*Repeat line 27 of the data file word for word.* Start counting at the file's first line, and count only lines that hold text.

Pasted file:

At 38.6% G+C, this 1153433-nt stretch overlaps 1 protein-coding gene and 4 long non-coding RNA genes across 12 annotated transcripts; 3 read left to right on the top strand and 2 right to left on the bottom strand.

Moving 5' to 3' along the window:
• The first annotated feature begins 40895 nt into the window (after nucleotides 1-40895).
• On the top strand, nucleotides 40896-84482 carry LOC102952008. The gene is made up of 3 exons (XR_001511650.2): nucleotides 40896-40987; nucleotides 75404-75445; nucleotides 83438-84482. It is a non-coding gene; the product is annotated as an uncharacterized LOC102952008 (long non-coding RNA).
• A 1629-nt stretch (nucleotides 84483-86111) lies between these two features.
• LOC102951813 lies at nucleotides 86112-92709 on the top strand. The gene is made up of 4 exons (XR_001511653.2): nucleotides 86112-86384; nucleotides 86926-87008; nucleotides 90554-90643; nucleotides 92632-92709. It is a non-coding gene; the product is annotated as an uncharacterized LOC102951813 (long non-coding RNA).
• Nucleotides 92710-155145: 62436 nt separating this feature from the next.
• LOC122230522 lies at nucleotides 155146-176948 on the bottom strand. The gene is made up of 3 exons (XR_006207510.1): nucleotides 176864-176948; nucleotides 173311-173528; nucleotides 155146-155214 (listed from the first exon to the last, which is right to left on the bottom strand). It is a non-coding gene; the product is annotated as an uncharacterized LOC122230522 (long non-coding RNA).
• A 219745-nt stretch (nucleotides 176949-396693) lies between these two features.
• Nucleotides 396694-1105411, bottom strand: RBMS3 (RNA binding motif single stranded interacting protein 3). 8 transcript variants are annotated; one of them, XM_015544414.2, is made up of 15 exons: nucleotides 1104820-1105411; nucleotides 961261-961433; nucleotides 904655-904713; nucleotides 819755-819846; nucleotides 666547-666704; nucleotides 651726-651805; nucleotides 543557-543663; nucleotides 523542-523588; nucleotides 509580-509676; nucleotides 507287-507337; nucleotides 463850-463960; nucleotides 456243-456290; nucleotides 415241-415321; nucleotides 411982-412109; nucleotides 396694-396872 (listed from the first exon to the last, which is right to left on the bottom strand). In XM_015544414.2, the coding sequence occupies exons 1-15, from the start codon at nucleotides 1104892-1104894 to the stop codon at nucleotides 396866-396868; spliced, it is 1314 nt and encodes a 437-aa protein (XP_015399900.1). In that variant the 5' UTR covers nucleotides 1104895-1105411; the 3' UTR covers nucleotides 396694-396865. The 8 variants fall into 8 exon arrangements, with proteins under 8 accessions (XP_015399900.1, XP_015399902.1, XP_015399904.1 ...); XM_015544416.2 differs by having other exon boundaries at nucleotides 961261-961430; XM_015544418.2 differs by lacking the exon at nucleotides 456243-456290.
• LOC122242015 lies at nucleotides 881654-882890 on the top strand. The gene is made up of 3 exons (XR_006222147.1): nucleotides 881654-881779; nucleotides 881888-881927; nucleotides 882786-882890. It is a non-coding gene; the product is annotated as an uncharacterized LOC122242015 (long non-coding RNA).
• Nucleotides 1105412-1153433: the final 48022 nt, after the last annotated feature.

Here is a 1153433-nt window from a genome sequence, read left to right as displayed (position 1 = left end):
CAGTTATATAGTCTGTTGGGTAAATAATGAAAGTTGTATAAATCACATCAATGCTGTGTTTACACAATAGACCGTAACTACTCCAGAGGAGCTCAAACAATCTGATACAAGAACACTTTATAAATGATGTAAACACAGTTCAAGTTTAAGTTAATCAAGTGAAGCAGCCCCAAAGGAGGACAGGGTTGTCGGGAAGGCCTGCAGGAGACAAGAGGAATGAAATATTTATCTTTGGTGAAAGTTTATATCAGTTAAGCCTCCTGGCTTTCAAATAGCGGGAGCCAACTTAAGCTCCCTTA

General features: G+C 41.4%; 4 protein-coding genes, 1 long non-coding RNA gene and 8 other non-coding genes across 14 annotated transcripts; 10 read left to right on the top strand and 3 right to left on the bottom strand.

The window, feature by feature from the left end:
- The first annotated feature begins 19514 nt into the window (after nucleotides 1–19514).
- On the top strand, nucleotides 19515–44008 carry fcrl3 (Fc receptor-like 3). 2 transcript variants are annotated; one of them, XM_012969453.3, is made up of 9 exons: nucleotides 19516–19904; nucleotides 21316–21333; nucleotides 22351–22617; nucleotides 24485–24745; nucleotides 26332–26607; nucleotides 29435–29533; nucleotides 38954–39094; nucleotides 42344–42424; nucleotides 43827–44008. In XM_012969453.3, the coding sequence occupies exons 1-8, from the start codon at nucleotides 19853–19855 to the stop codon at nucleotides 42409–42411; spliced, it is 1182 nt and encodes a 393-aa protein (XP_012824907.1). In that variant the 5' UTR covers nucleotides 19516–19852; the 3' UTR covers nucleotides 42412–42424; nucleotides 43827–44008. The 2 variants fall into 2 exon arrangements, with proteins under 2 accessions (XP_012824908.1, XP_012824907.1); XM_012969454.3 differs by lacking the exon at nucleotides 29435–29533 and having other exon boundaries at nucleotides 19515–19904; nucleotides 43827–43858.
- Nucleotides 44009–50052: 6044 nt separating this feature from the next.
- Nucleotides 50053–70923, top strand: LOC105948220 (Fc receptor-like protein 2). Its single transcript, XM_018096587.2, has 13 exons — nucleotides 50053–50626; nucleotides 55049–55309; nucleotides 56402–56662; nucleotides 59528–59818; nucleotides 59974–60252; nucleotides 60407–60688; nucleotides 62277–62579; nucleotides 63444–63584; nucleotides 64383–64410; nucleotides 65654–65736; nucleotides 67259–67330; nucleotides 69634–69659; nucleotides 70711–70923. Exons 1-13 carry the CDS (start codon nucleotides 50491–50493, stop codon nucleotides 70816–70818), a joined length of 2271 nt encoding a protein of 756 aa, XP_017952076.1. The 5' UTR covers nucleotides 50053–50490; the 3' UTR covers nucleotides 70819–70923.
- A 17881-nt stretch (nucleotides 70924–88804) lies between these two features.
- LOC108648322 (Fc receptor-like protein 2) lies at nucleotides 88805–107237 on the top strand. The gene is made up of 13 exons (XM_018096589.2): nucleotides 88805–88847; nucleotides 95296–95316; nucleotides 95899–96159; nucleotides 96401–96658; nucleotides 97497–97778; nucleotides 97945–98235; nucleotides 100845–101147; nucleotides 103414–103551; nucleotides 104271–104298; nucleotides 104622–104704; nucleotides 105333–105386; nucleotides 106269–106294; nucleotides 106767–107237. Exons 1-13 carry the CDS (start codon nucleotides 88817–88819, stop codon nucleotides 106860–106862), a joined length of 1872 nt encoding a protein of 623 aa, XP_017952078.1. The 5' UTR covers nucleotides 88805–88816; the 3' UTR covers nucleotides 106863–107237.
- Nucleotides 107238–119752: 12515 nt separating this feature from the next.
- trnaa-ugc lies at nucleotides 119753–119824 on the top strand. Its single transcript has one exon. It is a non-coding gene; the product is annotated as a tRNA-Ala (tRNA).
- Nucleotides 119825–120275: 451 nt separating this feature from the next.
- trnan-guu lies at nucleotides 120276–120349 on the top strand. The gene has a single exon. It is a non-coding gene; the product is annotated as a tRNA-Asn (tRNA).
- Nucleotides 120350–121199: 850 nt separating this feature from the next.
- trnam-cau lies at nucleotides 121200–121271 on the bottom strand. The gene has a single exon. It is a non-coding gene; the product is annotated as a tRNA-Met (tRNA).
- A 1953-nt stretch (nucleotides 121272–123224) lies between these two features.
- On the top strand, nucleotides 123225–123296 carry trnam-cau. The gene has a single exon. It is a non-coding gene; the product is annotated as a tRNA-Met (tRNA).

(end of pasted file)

- Nucleotides 120350–121199: 850 nt separating this feature from the next.